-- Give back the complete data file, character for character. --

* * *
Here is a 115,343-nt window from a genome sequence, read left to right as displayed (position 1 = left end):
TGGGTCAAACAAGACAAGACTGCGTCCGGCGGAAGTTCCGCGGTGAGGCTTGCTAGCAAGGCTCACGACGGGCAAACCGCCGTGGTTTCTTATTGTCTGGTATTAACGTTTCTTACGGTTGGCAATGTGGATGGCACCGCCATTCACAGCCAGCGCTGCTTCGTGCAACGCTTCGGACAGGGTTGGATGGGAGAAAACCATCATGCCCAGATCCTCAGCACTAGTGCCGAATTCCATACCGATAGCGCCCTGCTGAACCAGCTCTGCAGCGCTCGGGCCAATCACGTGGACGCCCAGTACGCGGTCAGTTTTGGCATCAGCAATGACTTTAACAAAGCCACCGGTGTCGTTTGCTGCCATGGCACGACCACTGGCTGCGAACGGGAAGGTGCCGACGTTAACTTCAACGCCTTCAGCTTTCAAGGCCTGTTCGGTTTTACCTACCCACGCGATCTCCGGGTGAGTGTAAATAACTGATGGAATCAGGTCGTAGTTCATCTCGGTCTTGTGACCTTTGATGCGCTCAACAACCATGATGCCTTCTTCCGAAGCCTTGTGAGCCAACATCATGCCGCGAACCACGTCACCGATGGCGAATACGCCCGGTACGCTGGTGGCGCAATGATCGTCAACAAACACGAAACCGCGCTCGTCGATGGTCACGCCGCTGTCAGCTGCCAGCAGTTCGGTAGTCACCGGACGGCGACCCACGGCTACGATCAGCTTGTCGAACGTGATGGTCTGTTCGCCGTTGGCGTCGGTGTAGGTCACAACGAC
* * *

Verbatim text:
Here is a 115,343-nt window from a genome sequence, read left to right as displayed (position 1 = left end):
TGGGTCAAACAAGACAAGACTGCGTCCGGCGGAAGTTCCGCGGTGAGGCTTGCTAGCAAGGCTCACGACGGGCAAACCGCCGTGGTTTCTTATTGTCTGGTATTAACGTTTCTTACGGTTGGCAATGTGGATGGCACCGCCATTCACAGCCAGCGCTGCTTCGTGCAACGCTTCGGACAGGGTTGGATGGGAGAAAACCATCATGCCCAGATCCTCAGCACTAGTGCCGAATTCCATACCGATAGCGCCCTGCTGAACCAGCTCTGCAGCGCTCGGGCCAATCACGTGGACGCCCAGTACGCGGTCAGTTTTGGCATCAGCAATGACTTTAACAAAGCCACCGGTGTCGTTTGCTGCCATGGCACGACCACTGGCTGCGAACGGGAAGGTGCCGACGTTAACTTCAACGCCTTCAGCTTTCAAGGCCTGTTCGGTTTTACCTACCCACGCGATCTCCGGGTGAGTGTAAATAACTGATGGAATCAGGTCGTAGTTCATCTCGGTCTTGTGACCTTTGATGCGCTCAACAACCATGATGCCTTCTTCCGAAGCCTTGTGAGCCAACATCATGCCGCGAACCACGTCACCGATGGCGAATACGCCCGGTACGCTGGTGGCGCAATGATCGTCAACAAACACGAAACCGCGCTCGTCGATGGTCACGCCGCTGTCAGCTGCCAGCAGTTCGGTAGTCACCGGACGGCGACCCACGGCTACGATCAGCTTGTCGAACGTGATGGTCTGTTCGCCGTTGGCGTCGGTGTAGGTCACAACGAC